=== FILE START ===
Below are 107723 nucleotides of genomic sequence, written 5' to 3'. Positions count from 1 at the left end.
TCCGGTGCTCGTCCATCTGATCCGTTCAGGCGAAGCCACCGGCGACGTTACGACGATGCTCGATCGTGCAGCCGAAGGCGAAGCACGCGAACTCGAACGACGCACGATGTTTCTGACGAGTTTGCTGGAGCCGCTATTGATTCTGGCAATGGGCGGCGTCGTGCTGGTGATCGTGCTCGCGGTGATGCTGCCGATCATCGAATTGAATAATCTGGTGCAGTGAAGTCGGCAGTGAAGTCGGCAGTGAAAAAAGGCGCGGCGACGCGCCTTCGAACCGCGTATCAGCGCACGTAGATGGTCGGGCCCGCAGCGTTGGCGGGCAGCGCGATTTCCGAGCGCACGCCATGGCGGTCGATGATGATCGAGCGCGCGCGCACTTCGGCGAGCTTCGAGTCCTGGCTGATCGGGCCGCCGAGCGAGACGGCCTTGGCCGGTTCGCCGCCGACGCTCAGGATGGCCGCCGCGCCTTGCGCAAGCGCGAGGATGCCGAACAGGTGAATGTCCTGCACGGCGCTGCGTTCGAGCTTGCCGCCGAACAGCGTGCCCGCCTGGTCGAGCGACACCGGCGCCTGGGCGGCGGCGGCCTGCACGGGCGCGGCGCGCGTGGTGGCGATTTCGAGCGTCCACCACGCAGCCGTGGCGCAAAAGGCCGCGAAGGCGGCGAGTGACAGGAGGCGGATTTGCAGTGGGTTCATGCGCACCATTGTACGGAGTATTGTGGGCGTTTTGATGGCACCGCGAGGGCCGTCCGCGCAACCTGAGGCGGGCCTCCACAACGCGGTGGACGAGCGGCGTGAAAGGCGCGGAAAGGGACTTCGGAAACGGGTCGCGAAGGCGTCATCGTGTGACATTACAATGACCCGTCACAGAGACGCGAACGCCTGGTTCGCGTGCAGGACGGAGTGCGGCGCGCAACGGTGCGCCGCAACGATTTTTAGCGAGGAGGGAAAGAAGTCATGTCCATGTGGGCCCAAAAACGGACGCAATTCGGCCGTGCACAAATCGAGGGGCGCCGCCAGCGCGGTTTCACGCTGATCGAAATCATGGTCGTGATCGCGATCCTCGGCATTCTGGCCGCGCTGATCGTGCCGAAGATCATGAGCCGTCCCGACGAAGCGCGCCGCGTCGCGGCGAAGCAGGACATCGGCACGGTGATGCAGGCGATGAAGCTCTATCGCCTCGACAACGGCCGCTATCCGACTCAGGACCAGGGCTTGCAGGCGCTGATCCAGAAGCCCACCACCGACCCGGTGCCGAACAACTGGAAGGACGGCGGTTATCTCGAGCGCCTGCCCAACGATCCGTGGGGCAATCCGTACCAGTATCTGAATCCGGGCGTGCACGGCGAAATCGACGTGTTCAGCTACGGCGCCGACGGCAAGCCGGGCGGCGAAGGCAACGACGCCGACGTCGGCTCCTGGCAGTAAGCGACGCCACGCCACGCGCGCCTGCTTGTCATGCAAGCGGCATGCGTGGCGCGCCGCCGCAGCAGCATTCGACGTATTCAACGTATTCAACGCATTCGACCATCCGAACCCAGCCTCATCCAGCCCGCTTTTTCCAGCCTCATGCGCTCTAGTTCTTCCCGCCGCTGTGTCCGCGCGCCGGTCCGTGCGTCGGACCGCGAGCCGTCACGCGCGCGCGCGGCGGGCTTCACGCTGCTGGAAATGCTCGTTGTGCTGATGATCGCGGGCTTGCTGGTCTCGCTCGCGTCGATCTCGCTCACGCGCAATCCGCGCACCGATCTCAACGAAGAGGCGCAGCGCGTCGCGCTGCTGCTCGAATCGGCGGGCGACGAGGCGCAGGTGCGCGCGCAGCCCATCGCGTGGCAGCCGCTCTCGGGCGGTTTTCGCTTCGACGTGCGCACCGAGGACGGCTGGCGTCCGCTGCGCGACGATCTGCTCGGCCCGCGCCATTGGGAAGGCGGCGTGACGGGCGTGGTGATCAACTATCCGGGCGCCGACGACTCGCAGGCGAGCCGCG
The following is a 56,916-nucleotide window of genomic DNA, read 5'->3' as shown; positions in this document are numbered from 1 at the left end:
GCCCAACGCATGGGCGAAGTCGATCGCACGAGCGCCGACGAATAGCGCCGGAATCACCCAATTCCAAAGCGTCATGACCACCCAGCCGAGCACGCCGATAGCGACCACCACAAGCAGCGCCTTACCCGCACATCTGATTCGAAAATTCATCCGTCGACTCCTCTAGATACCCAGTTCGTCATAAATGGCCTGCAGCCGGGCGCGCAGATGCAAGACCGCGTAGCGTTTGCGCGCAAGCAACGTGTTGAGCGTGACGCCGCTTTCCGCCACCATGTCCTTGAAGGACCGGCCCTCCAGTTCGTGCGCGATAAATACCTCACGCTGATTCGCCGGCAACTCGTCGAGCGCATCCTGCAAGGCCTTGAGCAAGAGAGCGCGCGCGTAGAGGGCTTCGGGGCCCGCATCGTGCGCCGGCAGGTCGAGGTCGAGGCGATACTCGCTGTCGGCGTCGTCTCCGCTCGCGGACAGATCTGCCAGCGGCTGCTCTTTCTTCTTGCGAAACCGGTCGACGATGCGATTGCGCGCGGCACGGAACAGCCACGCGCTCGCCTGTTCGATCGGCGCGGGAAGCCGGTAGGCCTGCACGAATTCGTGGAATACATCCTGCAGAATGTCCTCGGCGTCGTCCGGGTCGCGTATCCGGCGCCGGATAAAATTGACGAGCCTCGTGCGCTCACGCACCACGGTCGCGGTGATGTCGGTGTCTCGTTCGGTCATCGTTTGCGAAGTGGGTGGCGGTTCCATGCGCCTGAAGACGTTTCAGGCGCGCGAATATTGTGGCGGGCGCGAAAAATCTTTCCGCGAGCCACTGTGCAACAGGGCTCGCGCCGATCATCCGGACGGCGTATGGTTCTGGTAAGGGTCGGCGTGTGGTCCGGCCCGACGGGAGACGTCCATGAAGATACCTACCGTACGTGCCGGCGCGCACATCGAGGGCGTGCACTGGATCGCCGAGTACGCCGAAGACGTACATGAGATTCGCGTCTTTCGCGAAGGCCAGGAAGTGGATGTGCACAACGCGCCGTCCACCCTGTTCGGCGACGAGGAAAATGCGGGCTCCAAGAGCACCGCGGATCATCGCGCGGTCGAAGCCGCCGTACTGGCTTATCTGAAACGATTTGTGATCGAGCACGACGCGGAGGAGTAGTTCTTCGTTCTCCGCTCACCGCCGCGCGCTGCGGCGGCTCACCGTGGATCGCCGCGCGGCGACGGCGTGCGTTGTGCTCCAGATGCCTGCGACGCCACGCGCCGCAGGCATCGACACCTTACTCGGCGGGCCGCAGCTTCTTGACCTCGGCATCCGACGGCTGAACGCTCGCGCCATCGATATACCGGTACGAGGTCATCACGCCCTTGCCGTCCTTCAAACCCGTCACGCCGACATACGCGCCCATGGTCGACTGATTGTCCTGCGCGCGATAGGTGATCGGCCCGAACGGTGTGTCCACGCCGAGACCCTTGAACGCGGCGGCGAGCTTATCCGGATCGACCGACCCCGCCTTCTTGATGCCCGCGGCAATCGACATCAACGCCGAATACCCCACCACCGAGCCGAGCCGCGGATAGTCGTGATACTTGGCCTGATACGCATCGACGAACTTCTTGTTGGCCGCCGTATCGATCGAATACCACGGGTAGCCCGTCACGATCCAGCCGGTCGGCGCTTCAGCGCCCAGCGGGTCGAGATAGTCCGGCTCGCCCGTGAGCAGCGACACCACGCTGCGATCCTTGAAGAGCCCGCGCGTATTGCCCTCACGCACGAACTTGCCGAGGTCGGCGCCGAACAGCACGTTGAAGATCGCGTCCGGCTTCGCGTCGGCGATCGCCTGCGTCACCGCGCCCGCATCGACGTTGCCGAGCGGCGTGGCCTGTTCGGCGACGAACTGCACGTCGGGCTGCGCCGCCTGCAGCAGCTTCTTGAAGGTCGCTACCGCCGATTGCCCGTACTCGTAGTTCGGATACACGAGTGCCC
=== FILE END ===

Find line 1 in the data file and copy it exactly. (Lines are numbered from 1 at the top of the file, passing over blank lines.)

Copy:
Below are 107723 nucleotides of genomic sequence, written 5' to 3'. Positions count from 1 at the left end.